If we ever try to make Mars outdoors habitable, won't the air just keep flying off into the outer space because of low gravity?

  • $\begingroup$ That's called Atmospheric escape $\endgroup$ – smci Jan 7 '20 at 9:26
  • $\begingroup$ It's a weaker gravity field, but remember, Mars once had a thick atmosphere similar to Earth's, and it held onto that atmosphere for millions and millions of years with the exact same gravity field. The problem with Mars is this: it doesn't have a magnetic field to shield the atmosphere from the energetic solar wind, which can then easily break down water molecules into oxygen and hydrogen ions... and hydrogen ions, being electrically charged and super light, are then easily carried away from Mars' gravity field with the similarly electrically charged solar wind. $\endgroup$ – user39728 Jun 3 at 0:32
  • $\begingroup$ I think. I'm not an actual scientist. I just like to speak like I know stuff. Please don't quote me. $\endgroup$ – user39728 Jun 3 at 0:33

Q: If we ever try to make Mars outdoors habitable, won't the air just keep flying off into the outer space because of low gravity?

Yes, but very, very slowly, so slowly, that it would not matter for terraformers.

Remember that Mars had quite a substantial atmosphere in the past! Evidence for running water and oceans is overwhelming. Of course Mars has enough gravity to hold a breathable atmosphere.

However, Mars' magnetic field is now gone, so the atmosphere escaped very, very slowly due to interaction with the solar wind.

This is why there are several question in this site about "reactivating" Mars's magnetic field, or adding a magnetic deflector at the Sun-Mars L1 point to reduce the flux of solar wind. Answers there point out that these are unnecessary because the lifetime of a terraformed atmosphere would be plenty long enough to make it useful. The science is not developed sufficiently to say exactly how long, but it's going to be something like a million years, rather than a hundred years.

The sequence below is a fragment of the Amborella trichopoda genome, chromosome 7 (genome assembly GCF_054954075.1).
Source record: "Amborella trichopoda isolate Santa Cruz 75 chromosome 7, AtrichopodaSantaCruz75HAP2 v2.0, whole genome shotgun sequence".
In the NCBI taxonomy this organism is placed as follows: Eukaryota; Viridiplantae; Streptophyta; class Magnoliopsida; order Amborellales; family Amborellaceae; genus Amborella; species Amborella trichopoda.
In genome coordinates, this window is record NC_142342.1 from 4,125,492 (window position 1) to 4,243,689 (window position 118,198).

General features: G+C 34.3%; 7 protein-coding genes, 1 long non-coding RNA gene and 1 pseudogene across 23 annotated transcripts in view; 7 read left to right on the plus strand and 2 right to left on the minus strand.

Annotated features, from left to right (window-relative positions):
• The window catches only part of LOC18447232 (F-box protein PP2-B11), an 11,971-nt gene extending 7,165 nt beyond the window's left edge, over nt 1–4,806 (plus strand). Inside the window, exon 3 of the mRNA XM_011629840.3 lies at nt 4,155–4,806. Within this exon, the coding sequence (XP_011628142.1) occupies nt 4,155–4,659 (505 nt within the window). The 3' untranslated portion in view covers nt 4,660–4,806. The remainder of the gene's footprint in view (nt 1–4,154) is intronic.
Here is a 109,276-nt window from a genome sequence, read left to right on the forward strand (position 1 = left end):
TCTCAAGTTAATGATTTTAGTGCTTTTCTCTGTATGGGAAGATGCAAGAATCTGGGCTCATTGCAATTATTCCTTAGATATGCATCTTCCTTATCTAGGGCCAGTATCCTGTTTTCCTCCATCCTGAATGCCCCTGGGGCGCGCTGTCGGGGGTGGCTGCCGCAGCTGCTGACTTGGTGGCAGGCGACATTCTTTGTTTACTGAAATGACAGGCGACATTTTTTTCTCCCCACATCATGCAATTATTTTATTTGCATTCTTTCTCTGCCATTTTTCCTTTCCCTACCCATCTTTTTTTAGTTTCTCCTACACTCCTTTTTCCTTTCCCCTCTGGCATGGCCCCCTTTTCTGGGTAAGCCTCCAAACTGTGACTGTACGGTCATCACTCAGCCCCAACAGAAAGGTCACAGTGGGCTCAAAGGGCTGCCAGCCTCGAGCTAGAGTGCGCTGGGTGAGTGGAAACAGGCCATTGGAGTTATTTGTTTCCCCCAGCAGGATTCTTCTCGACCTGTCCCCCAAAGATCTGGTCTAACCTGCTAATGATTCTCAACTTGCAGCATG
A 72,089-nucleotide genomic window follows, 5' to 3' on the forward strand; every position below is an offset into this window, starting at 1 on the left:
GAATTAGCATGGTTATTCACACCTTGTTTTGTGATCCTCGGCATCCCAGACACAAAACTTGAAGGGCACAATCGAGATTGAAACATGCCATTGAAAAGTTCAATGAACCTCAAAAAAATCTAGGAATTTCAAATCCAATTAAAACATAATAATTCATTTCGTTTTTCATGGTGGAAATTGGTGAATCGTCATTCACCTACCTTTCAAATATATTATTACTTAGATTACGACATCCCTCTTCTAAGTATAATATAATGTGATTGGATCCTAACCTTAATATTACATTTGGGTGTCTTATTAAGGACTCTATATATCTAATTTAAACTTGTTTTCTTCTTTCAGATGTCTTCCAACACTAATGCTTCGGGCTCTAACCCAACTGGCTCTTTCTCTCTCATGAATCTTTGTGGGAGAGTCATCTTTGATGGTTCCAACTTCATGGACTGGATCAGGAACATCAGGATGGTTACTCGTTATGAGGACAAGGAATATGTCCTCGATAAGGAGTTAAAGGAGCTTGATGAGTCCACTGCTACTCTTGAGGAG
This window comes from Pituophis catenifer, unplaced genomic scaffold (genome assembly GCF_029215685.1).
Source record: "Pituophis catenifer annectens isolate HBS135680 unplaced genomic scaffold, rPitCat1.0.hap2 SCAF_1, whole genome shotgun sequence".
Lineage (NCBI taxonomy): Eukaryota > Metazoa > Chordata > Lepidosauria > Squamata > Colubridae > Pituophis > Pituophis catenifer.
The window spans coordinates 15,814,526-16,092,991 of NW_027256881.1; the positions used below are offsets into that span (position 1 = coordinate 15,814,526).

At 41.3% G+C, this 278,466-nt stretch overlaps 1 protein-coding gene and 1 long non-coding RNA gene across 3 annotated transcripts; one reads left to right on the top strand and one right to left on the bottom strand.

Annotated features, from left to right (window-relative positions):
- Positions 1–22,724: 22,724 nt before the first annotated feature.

From the Wikipedia article on Atmosphere of Mars:

However, early in its history Mars may have had conditions more conducive to retaining liquid water at the surface. In 2013, scientists published that Mars once had "oxygen-rich" atmosphere billions of years ago.

Possible causes for the depletion of a previously thicker Martian atmosphere include:

  • Gradual erosion of the atmosphere by solar wind. On 5 November 2015, NASA announced that data from MAVEN shows that the erosion of Mars' atmosphere increases significantly during solar storms. This shift took place between about 4.2 to 3.7 billion years ago, as the shielding effect of the global magnetic field was lost when the planet's internal dynamo cooled

  • Catastrophic collision by a body large enough to blow away a significant percentage of the atmosphere

  • Mars’ low gravity allowing the atmosphere to "blow off" into space by Jeans escape.

The last item is a contributing factor, but the timescale would be hundreds of millions of years, not really relevant for a question about terraforming


Not for the long term, although it might last for a while. We can see what level of gas can stay based on the gravity and size of an object, as seen in the below chart from Wikipedia.

enter image description here

Bottom line, Mars can probably hold on to oxygen and nitrogen barely, but will have difficulty with water vapor, which is required. It does, however, do a great job of holding on to carbon dioxide. If the temperature was increased a bit, its ability to hold on to the atmosphere would be even further reduced.

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    $\begingroup$ So, warming Mars to Earth-like temperatures will actually make the possibility of a steady atmosphere even more unlikely? $\endgroup$ – Doug May 30 '18 at 13:06
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    $\begingroup$ Yes. Warmer molecules move faster, and might move faster then the escape velocity of Mars. It seems one way to solve the Venus problem might actually be to heat the planet up even more. Hmmm.... $\endgroup$ – PearsonArtPhoto May 30 '18 at 13:13
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    $\begingroup$ OTOH I wonder how deep would you need to dig to allow for livable atmosphere on the bottom. Humans made some impressive strip mines on Earth; with enough dedication a hole a couple kilometers deep and wide should be doable. $\endgroup$ – SF. May 30 '18 at 18:50
  • $\begingroup$ @SF: Use the hydrostatic law to find out... $\endgroup$ – AtmosphericPrisonEscape May 30 '18 at 21:07
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    $\begingroup$ @PearsonArtPhoto: "Solve venus problem". Seesh, that's so geocentric of you. $\endgroup$ – SF. May 30 '18 at 23:01

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